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ARS Home » Plains Area » Bushland, Texas » Conservation and Production Research Laboratory » Soil and Water Management Research » Research » Publications at this Location » Publication #310346

Title: Texas Irrigation Situation

item Brauer, David

Submitted to: American Peanut Research and Education Society Abstracts
Publication Type: Abstract Only
Publication Acceptance Date: 5/10/2014
Publication Date: 7/8/2014
Citation: Brauer, D.K. 2014. Texas Irrigation Situation [abstract]. American Peanut Research and Education Society Abstracts. Program Booklet Page No. 3.

Interpretive Summary:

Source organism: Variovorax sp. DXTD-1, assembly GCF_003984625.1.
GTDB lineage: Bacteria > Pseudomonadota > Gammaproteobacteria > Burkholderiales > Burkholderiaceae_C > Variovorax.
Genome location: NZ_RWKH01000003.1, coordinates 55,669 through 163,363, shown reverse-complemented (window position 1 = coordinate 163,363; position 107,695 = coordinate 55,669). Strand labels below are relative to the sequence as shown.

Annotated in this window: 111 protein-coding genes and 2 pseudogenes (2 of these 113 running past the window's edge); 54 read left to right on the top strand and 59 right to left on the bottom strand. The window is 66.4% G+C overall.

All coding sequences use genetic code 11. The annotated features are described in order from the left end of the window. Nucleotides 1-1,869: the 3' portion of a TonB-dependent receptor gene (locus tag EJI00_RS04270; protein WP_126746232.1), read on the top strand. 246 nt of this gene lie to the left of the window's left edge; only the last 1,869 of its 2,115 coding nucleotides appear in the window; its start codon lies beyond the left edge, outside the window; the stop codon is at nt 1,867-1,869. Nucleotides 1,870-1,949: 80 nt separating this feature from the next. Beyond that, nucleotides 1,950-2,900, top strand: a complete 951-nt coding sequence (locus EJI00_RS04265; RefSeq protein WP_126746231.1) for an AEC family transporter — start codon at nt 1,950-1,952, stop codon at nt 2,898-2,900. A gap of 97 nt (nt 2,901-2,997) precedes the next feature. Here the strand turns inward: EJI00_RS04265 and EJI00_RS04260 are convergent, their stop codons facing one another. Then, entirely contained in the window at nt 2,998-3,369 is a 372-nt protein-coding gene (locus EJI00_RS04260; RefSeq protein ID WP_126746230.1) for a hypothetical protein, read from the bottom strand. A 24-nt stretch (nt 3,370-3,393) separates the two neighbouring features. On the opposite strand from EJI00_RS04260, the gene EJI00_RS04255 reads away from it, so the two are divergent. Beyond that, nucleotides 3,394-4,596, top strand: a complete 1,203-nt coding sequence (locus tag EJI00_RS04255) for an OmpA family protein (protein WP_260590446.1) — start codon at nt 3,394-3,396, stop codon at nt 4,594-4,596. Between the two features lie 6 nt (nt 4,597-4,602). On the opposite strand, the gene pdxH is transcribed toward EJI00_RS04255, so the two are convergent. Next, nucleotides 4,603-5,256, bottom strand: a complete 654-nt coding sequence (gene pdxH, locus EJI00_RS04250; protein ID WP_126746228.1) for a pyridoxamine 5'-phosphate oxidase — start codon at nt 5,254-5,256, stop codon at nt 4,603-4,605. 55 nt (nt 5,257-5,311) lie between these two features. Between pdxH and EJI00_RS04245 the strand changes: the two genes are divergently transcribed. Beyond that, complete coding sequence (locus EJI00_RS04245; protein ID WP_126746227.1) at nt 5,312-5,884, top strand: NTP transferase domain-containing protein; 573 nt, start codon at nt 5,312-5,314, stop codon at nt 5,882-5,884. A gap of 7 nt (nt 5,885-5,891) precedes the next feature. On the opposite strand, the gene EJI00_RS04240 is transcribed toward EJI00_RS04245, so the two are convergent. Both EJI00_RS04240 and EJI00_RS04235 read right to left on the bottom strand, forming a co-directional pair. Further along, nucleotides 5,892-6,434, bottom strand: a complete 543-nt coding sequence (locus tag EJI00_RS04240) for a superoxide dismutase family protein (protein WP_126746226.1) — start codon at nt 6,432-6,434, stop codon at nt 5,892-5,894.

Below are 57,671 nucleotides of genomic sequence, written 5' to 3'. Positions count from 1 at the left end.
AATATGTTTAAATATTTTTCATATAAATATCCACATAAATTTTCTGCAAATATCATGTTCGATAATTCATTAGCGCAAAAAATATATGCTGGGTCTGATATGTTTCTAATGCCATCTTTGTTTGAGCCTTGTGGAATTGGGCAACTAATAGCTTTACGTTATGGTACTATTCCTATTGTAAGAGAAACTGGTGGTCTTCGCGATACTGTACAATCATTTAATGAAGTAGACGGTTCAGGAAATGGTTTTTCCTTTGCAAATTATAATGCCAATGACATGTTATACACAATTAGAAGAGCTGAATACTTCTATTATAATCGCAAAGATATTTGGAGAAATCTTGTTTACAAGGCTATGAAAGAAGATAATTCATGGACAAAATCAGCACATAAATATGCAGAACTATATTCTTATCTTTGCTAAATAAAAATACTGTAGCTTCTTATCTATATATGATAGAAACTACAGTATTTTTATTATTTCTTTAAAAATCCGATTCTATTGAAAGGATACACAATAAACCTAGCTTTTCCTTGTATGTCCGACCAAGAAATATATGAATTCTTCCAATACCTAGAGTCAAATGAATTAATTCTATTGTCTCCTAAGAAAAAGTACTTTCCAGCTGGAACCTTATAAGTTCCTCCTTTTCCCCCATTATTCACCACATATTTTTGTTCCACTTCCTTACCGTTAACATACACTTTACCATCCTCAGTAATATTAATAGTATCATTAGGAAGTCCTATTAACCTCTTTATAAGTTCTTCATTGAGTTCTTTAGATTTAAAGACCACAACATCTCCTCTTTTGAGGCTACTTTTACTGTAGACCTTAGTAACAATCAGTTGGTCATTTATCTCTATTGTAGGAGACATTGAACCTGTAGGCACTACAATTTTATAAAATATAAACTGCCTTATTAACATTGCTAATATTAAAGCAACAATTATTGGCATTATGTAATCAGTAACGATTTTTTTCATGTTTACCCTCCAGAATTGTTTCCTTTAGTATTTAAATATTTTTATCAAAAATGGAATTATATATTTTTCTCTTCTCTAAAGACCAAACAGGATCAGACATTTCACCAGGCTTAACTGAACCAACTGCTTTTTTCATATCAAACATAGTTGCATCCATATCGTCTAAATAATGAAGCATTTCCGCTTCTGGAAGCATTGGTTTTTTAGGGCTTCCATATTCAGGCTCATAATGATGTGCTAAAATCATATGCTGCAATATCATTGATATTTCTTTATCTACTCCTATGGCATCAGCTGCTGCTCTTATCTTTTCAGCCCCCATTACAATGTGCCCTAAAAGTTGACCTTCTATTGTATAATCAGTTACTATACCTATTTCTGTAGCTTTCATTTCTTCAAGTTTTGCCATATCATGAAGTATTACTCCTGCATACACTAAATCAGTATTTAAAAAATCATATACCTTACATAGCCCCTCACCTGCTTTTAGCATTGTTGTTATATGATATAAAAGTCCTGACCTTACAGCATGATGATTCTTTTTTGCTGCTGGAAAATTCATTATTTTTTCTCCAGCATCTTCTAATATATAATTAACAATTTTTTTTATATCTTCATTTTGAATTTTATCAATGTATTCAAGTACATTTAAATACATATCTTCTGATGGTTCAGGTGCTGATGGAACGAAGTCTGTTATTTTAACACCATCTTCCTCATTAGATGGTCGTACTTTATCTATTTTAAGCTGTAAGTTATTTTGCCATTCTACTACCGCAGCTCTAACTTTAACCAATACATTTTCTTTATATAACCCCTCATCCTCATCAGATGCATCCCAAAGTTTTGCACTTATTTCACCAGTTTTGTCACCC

Technical Abstract: The irrigation situation in Texas is an interaction between hydrology and water policies. In 2012, according to National Agricultural Statistical Service (NASS) four High Plains counties, Gainesville, Yoakum, Terry and Cochran, accounted for approximately 60% of the 150,000 acres of peanut production in Texas. Monitored water use in Terry County indicates that peanuts on the Texas High Plains require on average 18.5 inches of irrigation water per acre annually, indicating that peanuts are a thirsty crop. Much of this irrigation water is from the Ogallala Aquifer, which is being depleted faster than it is being recharged. A major change in Texas water law occurred recently when the state assembly required water planning areas to establish defined future conditions for the major aquifer in their areas. A defined future condition is a forecast of what the aquifer will look like in 50 years. Many of the desired future conditions were defined in 2010 as the percent of water in storage to be remaining in 2060. This state law also empowered groundwater conservation district to create rules to meet defined future conditions. Although all four of the peanut growing counties are in the same water planning area, they are in four different groundwater districts, each with its own defined future condition for the Ogallala Aquifer. Each of the four desired future conditions will enable current peanut farmers to continue to irrigate well into the future; however without changes in withdrawals or aquifer recharge, little or no water will be available for irrigation by 2060. Future advances in the use of saline groundwater or aquifer storage and recovery offer hope of extending irrigated peanut production beyond 2060.